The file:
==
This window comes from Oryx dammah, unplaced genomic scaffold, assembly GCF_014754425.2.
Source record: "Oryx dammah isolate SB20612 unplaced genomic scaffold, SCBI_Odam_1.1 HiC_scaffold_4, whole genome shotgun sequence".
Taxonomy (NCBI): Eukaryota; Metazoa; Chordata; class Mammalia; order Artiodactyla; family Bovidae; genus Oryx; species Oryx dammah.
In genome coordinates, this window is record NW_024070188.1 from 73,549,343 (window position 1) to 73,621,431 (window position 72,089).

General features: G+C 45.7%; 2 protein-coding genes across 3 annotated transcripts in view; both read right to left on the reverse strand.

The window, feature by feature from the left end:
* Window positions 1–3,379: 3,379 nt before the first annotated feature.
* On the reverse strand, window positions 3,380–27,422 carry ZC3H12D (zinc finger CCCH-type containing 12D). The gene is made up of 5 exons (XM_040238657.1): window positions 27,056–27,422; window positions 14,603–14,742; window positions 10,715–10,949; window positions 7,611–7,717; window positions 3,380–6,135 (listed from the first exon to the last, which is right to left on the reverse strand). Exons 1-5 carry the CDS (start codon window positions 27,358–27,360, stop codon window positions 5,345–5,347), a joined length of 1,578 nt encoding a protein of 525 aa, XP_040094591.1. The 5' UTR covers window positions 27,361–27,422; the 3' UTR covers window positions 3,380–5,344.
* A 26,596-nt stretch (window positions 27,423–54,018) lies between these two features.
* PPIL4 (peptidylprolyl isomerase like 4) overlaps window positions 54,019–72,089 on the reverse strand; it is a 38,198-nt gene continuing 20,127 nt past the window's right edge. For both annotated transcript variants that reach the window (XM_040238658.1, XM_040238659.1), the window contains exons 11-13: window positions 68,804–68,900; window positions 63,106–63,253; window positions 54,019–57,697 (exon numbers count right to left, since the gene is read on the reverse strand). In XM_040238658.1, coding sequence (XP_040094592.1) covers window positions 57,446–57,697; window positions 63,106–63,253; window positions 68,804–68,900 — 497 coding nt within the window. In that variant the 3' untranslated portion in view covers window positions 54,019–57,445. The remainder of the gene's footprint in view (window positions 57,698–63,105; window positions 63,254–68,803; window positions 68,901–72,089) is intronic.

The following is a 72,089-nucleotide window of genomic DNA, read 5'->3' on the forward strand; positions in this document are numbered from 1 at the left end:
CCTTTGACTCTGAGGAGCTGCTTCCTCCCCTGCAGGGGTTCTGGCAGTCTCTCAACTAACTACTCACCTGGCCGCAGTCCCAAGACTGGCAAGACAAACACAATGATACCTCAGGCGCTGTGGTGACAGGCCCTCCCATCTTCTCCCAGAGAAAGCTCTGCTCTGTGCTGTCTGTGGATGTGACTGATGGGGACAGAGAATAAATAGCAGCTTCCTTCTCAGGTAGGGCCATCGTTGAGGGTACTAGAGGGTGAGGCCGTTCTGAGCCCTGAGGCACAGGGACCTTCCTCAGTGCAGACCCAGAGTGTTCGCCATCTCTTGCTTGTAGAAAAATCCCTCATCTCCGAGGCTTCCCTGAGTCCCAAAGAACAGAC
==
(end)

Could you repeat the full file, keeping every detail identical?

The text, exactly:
This window comes from Oryx dammah, unplaced genomic scaffold, assembly GCF_014754425.2.
Source record: "Oryx dammah isolate SB20612 unplaced genomic scaffold, SCBI_Odam_1.1 HiC_scaffold_4, whole genome shotgun sequence".
Taxonomy (NCBI): Eukaryota; Metazoa; Chordata; class Mammalia; order Artiodactyla; family Bovidae; genus Oryx; species Oryx dammah.
In genome coordinates, this window is record NW_024070188.1 from 73,549,343 (window position 1) to 73,621,431 (window position 72,089).

General features: G+C 45.7%; 2 protein-coding genes across 3 annotated transcripts in view; both read right to left on the reverse strand.

The window, feature by feature from the left end:
* Window positions 1–3,379: 3,379 nt before the first annotated feature.
* On the reverse strand, window positions 3,380–27,422 carry ZC3H12D (zinc finger CCCH-type containing 12D). The gene is made up of 5 exons (XM_040238657.1): window positions 27,056–27,422; window positions 14,603–14,742; window positions 10,715–10,949; window positions 7,611–7,717; window positions 3,380–6,135 (listed from the first exon to the last, which is right to left on the reverse strand). Exons 1-5 carry the CDS (start codon window positions 27,358–27,360, stop codon window positions 5,345–5,347), a joined length of 1,578 nt encoding a protein of 525 aa, XP_040094591.1. The 5' UTR covers window positions 27,361–27,422; the 3' UTR covers window positions 3,380–5,344.
* A 26,596-nt stretch (window positions 27,423–54,018) lies between these two features.
* PPIL4 (peptidylprolyl isomerase like 4) overlaps window positions 54,019–72,089 on the reverse strand; it is a 38,198-nt gene continuing 20,127 nt past the window's right edge. For both annotated transcript variants that reach the window (XM_040238658.1, XM_040238659.1), the window contains exons 11-13: window positions 68,804–68,900; window positions 63,106–63,253; window positions 54,019–57,697 (exon numbers count right to left, since the gene is read on the reverse strand). In XM_040238658.1, coding sequence (XP_040094592.1) covers window positions 57,446–57,697; window positions 63,106–63,253; window positions 68,804–68,900 — 497 coding nt within the window. In that variant the 3' untranslated portion in view covers window positions 54,019–57,445. The remainder of the gene's footprint in view (window positions 57,698–63,105; window positions 63,254–68,803; window positions 68,901–72,089) is intronic.

The following is a 72,089-nucleotide window of genomic DNA, read 5'->3' on the forward strand; positions in this document are numbered from 1 at the left end:
CCTTTGACTCTGAGGAGCTGCTTCCTCCCCTGCAGGGGTTCTGGCAGTCTCTCAACTAACTACTCACCTGGCCGCAGTCCCAAGACTGGCAAGACAAACACAATGATACCTCAGGCGCTGTGGTGACAGGCCCTCCCATCTTCTCCCAGAGAAAGCTCTGCTCTGTGCTGTCTGTGGATGTGACTGATGGGGACAGAGAATAAATAGCAGCTTCCTTCTCAGGTAGGGCCATCGTTGAGGGTACTAGAGGGTGAGGCCGTTCTGAGCCCTGAGGCACAGGGACCTTCCTCAGTGCAGACCCAGAGTGTTCGCCATCTCTTGCTTGTAGAAAAATCCCTCATCTCCGAGGCTTCCCTGAGTCCCAAAGAACAGAC